Loving imperfect people

I’m a perfectionist.

What this means in actual practical terms is that I don’t believe in doing anything half-heartedly. From the simplest of jobs to the most complicated, I put in one hundred percent.

Unfortunately, this also means that unconsciously I tend to expect everybody else to have a similar mindset and approach towards life. Of course, this is unrealistic but like I said, most times, it’s done unconsciously. I’m learning how not to do this; how not to expect so much from anybody because frankly…I’m a little tired of being disappointed with people or more accurately, feelingdisappointed.

Everybody brings whatever they can to the table.
Some of us bring half of ourselves and then there are those of us who bring every little bit of ourselves. That’s the way life goes – people are different. But of course, like most things in life, this difference in approach also has its own implications, especially in relationships.

My own life is witness to this fact with the countless misunderstandings I’ve had in many of my friendships/relationships about one of us expecting too much or too little from the other. What I have learned is that expectations need to be spelled out otherwise they can create a whole lot of problems between friends, lovers, work colleagues, siblings and sometimes even between strangers.

A week ago, I found myself in a situation that downright angered me.

This person (nice person) with whom I share an unavoidable relationship did something that I always consciously try not to do to her or any other person. I go out of my way to make sure I don’t make her feel uneasy in this particular issue or offend her. I put up with the inconsistencies many a time. So for her to seemingly forget all my kind consideration and do the very thing I make an effort not to do to her was to me simply an outrage. I couldn’t believe it. I couldn’t understand it. I couldn’t take it.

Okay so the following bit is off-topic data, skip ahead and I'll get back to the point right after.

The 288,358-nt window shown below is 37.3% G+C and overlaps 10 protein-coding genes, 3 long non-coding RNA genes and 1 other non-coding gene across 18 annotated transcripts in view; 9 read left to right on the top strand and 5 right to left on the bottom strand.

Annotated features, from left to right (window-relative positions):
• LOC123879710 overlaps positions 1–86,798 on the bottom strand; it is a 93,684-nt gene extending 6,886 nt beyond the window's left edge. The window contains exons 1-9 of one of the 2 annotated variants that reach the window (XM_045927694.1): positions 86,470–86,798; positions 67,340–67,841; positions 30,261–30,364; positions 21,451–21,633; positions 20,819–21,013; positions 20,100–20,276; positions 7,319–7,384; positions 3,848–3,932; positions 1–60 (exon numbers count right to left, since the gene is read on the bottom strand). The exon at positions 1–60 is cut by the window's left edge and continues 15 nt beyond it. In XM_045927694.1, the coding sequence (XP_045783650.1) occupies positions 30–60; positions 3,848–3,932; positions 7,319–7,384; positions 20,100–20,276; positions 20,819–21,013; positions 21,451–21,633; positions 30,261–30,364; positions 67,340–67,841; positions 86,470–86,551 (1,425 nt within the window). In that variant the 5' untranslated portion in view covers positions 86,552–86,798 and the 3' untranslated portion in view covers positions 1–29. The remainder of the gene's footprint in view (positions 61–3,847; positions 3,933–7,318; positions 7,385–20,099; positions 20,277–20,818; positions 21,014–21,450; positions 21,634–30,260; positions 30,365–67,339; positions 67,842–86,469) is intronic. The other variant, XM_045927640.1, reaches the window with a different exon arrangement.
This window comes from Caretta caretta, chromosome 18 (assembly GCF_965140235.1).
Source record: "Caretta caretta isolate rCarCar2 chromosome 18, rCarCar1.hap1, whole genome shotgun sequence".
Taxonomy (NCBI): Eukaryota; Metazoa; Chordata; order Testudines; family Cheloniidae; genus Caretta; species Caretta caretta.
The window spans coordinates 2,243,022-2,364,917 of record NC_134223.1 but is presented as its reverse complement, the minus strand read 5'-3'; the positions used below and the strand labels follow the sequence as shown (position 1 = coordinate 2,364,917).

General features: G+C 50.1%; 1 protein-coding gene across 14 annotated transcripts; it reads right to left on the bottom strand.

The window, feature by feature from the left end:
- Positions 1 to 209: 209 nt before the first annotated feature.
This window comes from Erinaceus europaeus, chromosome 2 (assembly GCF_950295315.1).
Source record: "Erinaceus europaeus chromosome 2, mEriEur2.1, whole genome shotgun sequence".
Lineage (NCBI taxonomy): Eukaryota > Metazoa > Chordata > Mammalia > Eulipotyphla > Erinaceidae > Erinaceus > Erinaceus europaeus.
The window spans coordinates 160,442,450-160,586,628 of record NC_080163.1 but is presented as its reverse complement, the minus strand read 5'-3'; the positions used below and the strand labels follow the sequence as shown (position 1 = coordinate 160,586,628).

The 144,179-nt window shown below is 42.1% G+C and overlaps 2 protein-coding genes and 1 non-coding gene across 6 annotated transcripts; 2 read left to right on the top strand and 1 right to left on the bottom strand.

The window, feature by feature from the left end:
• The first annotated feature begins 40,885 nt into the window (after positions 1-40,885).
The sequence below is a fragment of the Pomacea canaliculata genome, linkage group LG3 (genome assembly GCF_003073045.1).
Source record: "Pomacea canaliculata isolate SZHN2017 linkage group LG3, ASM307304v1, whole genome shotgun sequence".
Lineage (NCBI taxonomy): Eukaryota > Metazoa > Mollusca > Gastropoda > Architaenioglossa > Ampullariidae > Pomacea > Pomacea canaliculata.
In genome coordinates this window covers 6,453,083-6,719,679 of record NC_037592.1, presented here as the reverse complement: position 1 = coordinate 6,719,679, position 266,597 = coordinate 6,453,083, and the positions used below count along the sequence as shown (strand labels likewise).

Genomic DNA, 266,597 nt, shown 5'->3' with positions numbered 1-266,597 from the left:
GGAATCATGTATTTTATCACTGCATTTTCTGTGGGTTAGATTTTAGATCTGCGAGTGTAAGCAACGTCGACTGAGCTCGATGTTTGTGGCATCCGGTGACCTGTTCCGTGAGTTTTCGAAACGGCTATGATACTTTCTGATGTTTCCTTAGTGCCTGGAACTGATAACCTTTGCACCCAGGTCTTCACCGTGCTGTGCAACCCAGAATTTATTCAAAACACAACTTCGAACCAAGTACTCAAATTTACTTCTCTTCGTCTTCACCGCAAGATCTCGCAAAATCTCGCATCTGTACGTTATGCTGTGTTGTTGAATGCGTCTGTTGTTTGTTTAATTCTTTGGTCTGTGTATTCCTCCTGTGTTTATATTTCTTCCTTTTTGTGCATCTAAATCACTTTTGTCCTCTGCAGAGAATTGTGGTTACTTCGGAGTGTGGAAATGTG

In my weakness, I internalised it. The more I thought about it, the more it upset me and the more I withdrew from this person. (I knoooow…that’s a weakness I’m seriously working on!) 

Two days ago, I stepped back from the situation and tried to look at it more objectively, which was extremely difficult for me to do. But it was as though I was looking at myself in the mirror and it hit me that if I’m not very careful my perfectionist tendencies can also spawn in me self-righteous tendencies. It was like a cold, shocking slap across my face.

I realised that I had never really thought about what it means to love people even when they wrong you; people who for some reason cannot do unto you as you do unto them.

I clearly saw that loving these imperfect people absolutely requires me to remember that I am also imperfect. And trust me, for a perfectionist such as myself, this was a revelation. 

My being a perfectionist has nothing to do with being a Ms Goody-goody or seeing myself as being perfect but it’s more a drive that comes from the very core of me; the drive, impulse and desire to do everything right and well.

But alas, I am imperfect.
I, too, wrong people. I, too, hurt and disappoint others. How then do I expect to be loved by others if I cannot and do not acknowledge my own imperfection? And this is what clearly came into focus for me.
My relationship with the person is still affected at the moment as I’m still dealing with the fall out of my own emotions. But I have learned something very important; 

Loving imperfect people, which we all are, requires that we put on humility, vulnerability, patience and forbearance; it requires that we take a deep breath, think things through so we do not act rashly; it requires that we step out of our comfort zone and sometimes see ourselves mirrored in others.

But most importantly, loving imperfect people, which we all are, requires that we remember that we, too, are imperfect.

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